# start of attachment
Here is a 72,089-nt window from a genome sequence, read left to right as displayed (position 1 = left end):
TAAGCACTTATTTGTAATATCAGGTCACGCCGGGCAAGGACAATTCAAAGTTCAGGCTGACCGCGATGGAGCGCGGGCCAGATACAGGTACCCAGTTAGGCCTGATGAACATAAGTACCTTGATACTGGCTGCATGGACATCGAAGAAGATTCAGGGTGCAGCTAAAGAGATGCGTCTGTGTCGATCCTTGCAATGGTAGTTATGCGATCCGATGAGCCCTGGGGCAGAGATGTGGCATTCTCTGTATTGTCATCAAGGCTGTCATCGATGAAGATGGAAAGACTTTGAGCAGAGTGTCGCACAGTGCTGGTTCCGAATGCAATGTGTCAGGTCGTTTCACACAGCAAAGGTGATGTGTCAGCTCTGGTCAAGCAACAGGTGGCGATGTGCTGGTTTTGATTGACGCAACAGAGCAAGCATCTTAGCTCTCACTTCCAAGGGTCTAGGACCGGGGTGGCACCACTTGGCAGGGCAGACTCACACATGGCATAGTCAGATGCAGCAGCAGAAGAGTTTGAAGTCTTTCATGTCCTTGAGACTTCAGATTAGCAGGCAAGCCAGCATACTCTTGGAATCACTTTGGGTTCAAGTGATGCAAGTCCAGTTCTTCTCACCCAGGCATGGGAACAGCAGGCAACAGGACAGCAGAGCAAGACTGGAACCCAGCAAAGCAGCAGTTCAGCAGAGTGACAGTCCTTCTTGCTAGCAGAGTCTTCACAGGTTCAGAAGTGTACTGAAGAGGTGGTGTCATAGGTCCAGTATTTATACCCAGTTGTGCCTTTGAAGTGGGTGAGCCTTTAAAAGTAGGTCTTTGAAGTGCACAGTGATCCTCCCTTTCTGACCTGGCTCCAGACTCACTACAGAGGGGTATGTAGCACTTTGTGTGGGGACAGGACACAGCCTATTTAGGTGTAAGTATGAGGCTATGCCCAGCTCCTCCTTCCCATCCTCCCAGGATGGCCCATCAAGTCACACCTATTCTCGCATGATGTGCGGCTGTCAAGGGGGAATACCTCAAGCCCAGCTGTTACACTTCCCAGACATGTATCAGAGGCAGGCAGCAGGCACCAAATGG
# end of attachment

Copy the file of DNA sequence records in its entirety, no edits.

Here is a 72,089-nt window from a genome sequence, read left to right as displayed (position 1 = left end):
TAAGCACTTATTTGTAATATCAGGTCACGCCGGGCAAGGACAATTCAAAGTTCAGGCTGACCGCGATGGAGCGCGGGCCAGATACAGGTACCCAGTTAGGCCTGATGAACATAAGTACCTTGATACTGGCTGCATGGACATCGAAGAAGATTCAGGGTGCAGCTAAAGAGATGCGTCTGTGTCGATCCTTGCAATGGTAGTTATGCGATCCGATGAGCCCTGGGGCAGAGATGTGGCATTCTCTGTATTGTCATCAAGGCTGTCATCGATGAAGATGGAAAGACTTTGAGCAGAGTGTCGCACAGTGCTGGTTCCGAATGCAATGTGTCAGGTCGTTTCACACAGCAAAGGTGATGTGTCAGCTCTGGTCAAGCAACAGGTGGCGATGTGCTGGTTTTGATTGACGCAACAGAGCAAGCATCTTAGCTCTCACTTCCAAGGGTCTAGGACCGGGGTGGCACCACTTGGCAGGGCAGACTCACACATGGCATAGTCAGATGCAGCAGCAGAAGAGTTTGAAGTCTTTCATGTCCTTGAGACTTCAGATTAGCAGGCAAGCCAGCATACTCTTGGAATCACTTTGGGTTCAAGTGATGCAAGTCCAGTTCTTCTCACCCAGGCATGGGAACAGCAGGCAACAGGACAGCAGAGCAAGACTGGAACCCAGCAAAGCAGCAGTTCAGCAGAGTGACAGTCCTTCTTGCTAGCAGAGTCTTCACAGGTTCAGAAGTGTACTGAAGAGGTGGTGTCATAGGTCCAGTATTTATACCCAGTTGTGCCTTTGAAGTGGGTGAGCCTTTAAAAGTAGGTCTTTGAAGTGCACAGTGATCCTCCCTTTCTGACCTGGCTCCAGACTCACTACAGAGGGGTATGTAGCACTTTGTGTGGGGACAGGACACAGCCTATTTAGGTGTAAGTATGAGGCTATGCCCAGCTCCTCCTTCCCATCCTCCCAGGATGGCCCATCAAGTCACACCTATTCTCGCATGATGTGCGGCTGTCAAGGGGGAATACCTCAAGCCCAGCTGTTACACTTCCCAGACATGTATCAGAGGCAGGCAGCAGGCACCAAATGG